Outlook Two years to the day exactly since Lehman Brothers formally applied for Chapter 11 bankruptcy protection, it seems an appropriate moment to ponder whether the world has put the financial crisis behind it. That the gold price posted an all-time high yesterday suggests the answer is a pretty straightforward "no".
Gold is only at a nominal high, of course, and the recent weakness of the dollar gives the price an artificial lift. Yet there is no avoiding the fact that demand for the world's favoured safe-haven asset has rarely been higher. Certain risk indicators in the credit markets may have returned to levels seen before the crunch and equity markets may have regained the ground they lost in the aftermath of the crisis, but the demand for gold underlines the acute sense of nervousness investors continue to feel.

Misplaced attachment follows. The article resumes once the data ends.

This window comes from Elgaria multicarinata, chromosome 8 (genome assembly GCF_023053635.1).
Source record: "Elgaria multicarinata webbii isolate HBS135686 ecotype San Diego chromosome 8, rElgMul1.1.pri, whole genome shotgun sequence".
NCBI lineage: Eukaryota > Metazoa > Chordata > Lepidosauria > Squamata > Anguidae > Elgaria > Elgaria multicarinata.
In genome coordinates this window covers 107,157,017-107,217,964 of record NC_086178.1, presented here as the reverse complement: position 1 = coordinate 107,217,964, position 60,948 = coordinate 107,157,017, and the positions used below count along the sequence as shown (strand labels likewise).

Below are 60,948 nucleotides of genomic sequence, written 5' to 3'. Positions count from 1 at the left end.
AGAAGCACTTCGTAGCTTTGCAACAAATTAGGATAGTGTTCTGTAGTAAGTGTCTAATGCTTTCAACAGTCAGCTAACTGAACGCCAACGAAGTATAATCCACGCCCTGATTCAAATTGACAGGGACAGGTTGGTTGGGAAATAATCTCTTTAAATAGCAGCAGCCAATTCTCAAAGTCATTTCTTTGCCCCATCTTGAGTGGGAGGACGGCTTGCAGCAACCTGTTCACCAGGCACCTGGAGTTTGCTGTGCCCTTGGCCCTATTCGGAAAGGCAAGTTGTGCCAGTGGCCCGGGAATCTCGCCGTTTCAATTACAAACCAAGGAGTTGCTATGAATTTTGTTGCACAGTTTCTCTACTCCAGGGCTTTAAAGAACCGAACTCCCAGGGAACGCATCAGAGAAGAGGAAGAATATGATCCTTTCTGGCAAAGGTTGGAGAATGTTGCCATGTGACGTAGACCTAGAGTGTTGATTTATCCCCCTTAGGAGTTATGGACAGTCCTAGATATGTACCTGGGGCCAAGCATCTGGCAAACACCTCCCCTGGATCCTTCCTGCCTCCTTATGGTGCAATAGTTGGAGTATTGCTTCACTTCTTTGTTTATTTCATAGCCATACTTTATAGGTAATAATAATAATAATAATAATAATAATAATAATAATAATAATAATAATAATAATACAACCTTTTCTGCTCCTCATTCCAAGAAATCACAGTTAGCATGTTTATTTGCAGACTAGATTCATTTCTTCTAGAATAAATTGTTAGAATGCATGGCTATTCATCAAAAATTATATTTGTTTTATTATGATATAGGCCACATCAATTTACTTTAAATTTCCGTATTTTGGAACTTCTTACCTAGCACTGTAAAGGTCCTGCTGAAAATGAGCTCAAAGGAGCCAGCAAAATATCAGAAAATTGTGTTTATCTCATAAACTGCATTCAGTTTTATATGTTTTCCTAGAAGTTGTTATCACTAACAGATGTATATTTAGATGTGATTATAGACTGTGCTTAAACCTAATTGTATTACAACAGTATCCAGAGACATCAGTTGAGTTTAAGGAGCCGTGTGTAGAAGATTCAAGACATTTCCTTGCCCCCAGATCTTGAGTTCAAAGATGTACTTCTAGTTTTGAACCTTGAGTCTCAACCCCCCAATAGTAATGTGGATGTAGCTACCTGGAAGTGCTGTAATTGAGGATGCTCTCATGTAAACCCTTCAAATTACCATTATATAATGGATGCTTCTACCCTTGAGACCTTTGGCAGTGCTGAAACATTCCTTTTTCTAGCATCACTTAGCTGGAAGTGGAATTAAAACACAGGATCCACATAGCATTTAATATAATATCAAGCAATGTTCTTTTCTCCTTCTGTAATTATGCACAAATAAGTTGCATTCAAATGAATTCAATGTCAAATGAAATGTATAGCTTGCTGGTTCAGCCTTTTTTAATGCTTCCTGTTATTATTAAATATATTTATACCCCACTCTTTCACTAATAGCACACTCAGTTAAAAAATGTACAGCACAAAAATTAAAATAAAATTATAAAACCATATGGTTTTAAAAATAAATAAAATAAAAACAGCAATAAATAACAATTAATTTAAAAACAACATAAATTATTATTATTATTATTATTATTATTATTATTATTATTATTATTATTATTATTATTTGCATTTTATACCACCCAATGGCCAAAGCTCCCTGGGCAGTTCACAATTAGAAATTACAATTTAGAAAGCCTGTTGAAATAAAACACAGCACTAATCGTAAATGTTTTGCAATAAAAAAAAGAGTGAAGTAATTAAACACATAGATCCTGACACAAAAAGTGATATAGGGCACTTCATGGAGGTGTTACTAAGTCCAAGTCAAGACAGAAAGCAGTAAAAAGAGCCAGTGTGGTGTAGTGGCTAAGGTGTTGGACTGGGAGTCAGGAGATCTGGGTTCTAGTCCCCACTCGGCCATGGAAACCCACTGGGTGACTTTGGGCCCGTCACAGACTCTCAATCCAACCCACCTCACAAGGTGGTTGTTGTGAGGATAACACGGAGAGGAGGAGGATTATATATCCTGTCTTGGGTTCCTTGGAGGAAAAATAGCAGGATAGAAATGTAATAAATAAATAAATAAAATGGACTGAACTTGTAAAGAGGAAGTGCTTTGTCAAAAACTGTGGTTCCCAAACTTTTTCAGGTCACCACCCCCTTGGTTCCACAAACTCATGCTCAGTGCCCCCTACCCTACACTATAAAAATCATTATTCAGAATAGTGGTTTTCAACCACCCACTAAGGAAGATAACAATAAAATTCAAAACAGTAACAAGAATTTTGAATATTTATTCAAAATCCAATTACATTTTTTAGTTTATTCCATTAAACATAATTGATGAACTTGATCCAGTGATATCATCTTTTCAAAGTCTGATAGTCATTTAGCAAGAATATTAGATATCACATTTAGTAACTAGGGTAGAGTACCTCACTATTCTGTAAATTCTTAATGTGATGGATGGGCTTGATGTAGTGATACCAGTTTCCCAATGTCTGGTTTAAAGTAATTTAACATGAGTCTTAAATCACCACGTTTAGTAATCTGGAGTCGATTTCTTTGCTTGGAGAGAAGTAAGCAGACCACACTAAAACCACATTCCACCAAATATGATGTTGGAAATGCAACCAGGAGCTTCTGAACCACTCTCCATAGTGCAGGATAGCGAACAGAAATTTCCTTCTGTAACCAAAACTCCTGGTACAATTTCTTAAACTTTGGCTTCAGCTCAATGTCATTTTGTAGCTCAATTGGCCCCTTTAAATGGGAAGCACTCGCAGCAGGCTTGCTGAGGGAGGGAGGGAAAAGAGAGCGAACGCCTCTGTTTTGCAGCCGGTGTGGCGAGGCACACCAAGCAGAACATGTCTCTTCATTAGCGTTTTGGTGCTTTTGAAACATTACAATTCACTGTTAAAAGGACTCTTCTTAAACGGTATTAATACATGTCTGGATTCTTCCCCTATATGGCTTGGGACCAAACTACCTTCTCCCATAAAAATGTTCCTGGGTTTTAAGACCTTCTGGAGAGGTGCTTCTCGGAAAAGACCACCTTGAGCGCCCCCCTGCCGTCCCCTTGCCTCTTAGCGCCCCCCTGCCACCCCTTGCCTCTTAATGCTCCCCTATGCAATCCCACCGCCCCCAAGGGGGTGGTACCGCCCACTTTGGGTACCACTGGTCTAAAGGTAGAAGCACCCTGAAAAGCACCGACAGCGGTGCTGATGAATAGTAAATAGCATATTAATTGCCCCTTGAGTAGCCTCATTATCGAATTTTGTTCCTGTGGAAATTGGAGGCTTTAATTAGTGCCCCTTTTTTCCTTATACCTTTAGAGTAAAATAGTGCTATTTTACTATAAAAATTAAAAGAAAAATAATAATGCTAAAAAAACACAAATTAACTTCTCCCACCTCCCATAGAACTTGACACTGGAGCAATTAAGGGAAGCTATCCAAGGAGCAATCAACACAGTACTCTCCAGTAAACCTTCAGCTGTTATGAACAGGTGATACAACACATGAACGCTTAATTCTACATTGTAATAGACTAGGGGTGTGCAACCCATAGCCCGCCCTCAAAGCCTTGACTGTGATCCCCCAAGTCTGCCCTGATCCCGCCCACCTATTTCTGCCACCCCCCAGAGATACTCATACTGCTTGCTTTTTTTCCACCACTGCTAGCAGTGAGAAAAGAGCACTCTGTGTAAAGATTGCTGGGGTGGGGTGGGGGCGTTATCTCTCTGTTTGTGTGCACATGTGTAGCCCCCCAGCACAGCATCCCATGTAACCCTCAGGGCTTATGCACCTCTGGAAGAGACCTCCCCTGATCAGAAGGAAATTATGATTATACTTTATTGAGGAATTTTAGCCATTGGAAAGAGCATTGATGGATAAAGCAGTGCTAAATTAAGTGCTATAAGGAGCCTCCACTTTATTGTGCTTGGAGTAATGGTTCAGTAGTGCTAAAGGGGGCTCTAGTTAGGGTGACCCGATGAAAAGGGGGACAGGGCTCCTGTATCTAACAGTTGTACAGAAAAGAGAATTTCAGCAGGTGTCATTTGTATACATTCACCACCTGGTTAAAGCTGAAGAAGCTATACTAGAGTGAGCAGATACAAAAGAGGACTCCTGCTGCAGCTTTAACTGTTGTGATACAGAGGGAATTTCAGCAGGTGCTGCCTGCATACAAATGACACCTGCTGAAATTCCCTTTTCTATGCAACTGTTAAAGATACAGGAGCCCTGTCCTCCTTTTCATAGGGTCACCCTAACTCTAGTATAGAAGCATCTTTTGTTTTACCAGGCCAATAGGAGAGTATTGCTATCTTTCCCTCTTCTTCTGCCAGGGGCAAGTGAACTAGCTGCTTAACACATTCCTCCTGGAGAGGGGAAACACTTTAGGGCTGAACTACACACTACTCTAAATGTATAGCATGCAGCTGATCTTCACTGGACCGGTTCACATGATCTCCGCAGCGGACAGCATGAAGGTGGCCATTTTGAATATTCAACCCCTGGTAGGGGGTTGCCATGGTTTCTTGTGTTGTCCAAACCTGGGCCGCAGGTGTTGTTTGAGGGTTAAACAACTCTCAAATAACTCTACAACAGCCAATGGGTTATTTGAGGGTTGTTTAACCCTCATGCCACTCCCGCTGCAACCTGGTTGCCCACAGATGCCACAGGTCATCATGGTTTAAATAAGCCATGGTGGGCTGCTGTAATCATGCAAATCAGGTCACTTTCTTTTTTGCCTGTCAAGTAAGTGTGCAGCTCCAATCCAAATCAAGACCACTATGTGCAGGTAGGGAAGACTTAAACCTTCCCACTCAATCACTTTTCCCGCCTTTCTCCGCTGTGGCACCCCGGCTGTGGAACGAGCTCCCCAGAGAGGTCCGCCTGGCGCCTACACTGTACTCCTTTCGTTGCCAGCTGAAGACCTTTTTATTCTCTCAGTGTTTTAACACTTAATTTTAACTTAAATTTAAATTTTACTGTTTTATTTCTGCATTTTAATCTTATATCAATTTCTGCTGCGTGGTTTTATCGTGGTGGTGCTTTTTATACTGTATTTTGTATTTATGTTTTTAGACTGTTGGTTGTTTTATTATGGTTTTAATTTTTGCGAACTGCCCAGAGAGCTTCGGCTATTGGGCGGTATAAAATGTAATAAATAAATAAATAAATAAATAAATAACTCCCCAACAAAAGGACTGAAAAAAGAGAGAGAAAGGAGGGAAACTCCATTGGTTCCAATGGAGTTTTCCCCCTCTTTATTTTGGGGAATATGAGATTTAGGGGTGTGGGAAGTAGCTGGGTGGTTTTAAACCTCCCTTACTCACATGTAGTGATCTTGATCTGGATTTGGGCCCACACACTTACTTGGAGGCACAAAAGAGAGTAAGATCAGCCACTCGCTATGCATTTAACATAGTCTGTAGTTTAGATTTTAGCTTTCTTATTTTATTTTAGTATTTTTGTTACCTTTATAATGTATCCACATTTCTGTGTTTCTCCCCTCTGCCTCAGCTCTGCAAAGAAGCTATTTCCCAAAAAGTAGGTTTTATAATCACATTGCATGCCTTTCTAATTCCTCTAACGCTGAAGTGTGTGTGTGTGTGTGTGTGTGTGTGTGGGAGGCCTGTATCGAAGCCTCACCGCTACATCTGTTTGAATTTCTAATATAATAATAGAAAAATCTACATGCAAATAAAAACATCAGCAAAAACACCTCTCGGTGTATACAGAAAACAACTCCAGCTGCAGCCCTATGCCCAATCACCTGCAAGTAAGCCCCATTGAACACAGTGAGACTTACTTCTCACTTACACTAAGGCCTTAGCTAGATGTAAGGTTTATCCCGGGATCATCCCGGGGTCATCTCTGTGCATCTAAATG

Moreover, while gold is a globally traded asset, what should concern us here in the UK is that jitters about the eurozone appear to be behind the most recent price spike. Black Swan Capital points out that there is a clear correlation between the rising gold price of recent months and the rising yields on the sovereign debt of eurozone countries deemed less financially secure. That record gold price, in other words, reflects a specific fear that while the eurozone debt crisis may have faded from the headlines, it may yet return.Reuse content